Reading Across America: Chicago’s Artist Lounge Open Mic
Cultivating a Literary Tradition on the South Side and Beyond
At Chicago’s the Artist Lounge Open Mic one night last July, basslines and soul bumped hard to usher in poet and DJ Johnetta “Awthentik” Anderson and radio journalist Dometi Pongo, the series’ twenty-something creators and co-hosts. Through their comedic rapport, Anderson and Pongo kept their audience’s young poets and teens laughing and engaged and prompted the large crowd to think about black writers, respectability politics, and relationships.
Held monthly at local art galleries and cultural institutions, the Artist Lounge Open Mic gives people a space to celebrate and affirm each other in a warm, familial atmosphere. At the event I attended at the historic South Side Community Art Center, a six-year-old kicked off the evening with a verse from Billie Holiday’s “God Bless the Child.” Performers shared memorized poems about family, relationships, gentrification, hip hop, and childhood memories, and some had music to back their verses, amplified by a vintage Shure-style microphone. Pongo and Anderson traded off on jokes and introductions, and there was a rich sampling of songs by Bob Marley, Jay-Z, Remy Ma, and Schoolboy Q.
Teeming with artistic energy and artifacts, the South Side Community Art Center is a fitting location for the Open Mic. Founded in 1940 by the legendary artist, poet, and educator Margaret Burroughs through the WPA’s Federal Art Project, the Center was the United States’s first black art museum and attracted many notable artists, including photographer Gordon Parks, painters Eldzier Cortor and Archibald Motley, musician Nat King Cole, and poet Gwendolyn Brooks. The building’s Bauhaus-style architecture is still intact, and the Open Mic is often held in the first-floor gallery, where Brooks enjoyed writing and Cole played the piano.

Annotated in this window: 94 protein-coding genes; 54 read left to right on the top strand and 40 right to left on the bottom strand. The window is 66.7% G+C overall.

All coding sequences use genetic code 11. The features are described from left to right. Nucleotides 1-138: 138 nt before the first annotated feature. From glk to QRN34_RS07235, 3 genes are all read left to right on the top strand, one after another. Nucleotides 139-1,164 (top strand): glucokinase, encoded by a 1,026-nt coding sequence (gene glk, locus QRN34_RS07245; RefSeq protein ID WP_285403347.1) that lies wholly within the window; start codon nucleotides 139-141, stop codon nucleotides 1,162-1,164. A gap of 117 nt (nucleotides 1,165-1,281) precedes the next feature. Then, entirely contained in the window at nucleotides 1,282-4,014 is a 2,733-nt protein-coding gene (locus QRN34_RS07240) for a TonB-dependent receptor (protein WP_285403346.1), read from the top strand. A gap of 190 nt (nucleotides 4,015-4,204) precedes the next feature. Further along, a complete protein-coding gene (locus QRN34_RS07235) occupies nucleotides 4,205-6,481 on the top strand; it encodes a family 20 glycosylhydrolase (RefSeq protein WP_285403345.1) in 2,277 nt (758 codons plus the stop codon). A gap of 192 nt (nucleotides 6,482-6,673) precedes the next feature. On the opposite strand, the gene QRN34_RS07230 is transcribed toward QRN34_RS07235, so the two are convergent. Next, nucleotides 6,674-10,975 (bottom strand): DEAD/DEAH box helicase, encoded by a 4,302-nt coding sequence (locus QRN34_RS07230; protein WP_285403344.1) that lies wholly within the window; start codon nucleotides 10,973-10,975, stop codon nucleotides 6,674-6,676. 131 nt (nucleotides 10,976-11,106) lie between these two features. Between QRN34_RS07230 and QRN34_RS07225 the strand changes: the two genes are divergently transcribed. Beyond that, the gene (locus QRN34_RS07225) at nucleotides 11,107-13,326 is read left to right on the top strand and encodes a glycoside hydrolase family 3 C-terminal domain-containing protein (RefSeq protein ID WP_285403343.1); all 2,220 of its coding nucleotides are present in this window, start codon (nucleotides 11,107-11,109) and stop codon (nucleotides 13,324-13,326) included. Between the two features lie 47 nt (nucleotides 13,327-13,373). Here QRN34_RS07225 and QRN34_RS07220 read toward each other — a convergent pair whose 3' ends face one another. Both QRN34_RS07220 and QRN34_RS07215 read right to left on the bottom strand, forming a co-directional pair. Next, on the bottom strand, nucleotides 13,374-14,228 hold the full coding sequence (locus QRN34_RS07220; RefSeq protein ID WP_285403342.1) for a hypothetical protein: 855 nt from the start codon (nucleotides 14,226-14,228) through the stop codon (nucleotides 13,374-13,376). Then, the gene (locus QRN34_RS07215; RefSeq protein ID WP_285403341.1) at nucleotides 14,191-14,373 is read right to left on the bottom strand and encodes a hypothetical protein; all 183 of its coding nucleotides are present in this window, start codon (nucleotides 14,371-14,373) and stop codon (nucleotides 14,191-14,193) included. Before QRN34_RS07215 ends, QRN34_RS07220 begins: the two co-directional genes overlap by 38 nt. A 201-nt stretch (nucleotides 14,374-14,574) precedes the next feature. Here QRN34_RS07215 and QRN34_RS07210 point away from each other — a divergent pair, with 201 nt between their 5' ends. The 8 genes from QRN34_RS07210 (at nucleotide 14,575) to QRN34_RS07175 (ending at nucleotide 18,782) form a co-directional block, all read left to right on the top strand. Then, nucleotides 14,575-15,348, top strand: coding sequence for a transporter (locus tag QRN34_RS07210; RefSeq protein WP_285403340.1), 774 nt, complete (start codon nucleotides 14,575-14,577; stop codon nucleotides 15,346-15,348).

By insisting on a safe space for women and LGBTQ people, Anderson hopes to reflect the values of the forebears that made the Afrocentric arts center possible. Her downcast eyes dropped with her tone as she explained why they began the open mic with a snippet from Kendrick Lamar’s song “i.”: “We’re big on protecting people who get mistreated every day,” she said
Playfully referred to as “DJ Westside Smack Yo Mama,” Anderson spun the lyric “I love myself” on repeat and nudged people to say it in unison at least ten times. “I want people to leave feeling loved and affirmed,” she said.
The Open Mic’s featured artists include mainstays of the Chicago spoken word and performance scene, like visual artist and poet Oscar “Triple Blak” Lester; Khari B, who has performed with world-renowned jazz musicians; Harmonia Rosales, who went viral for her painting of God as a black woman; and up-and-coming emcees Bella Bahhs and Goalden Chyld. Other notable Open Mic stars are Solomon Adufah, Akenya, Harold Green, and Chai Tulani.
In a space that vibrates with the ancestral energy and images of artists that reflect their experiences, young poets are finding their voices. Like the Cave Canem, Kimbilio, and VONA workshops, the Artist Lounge empowers emerging writers of color and is a spot for young authors to connect. But the Artist Lounge is steeped more heavily in the oral traditions than the academy and is as an extension of Chicago’s famed black-centered open mics at shuttered venues—Wicker Park’s Lit-Ex bookstore; the Cotton Club in the South Loop, where spoken word star Malik Yusef held events; and Spices, the bar that served as Theodore Witcher’s inspiration for the movie Love Jones. Thanks to dedicated hosts like Anderson and Pongo, Chicago remains a fertile ground for new talent.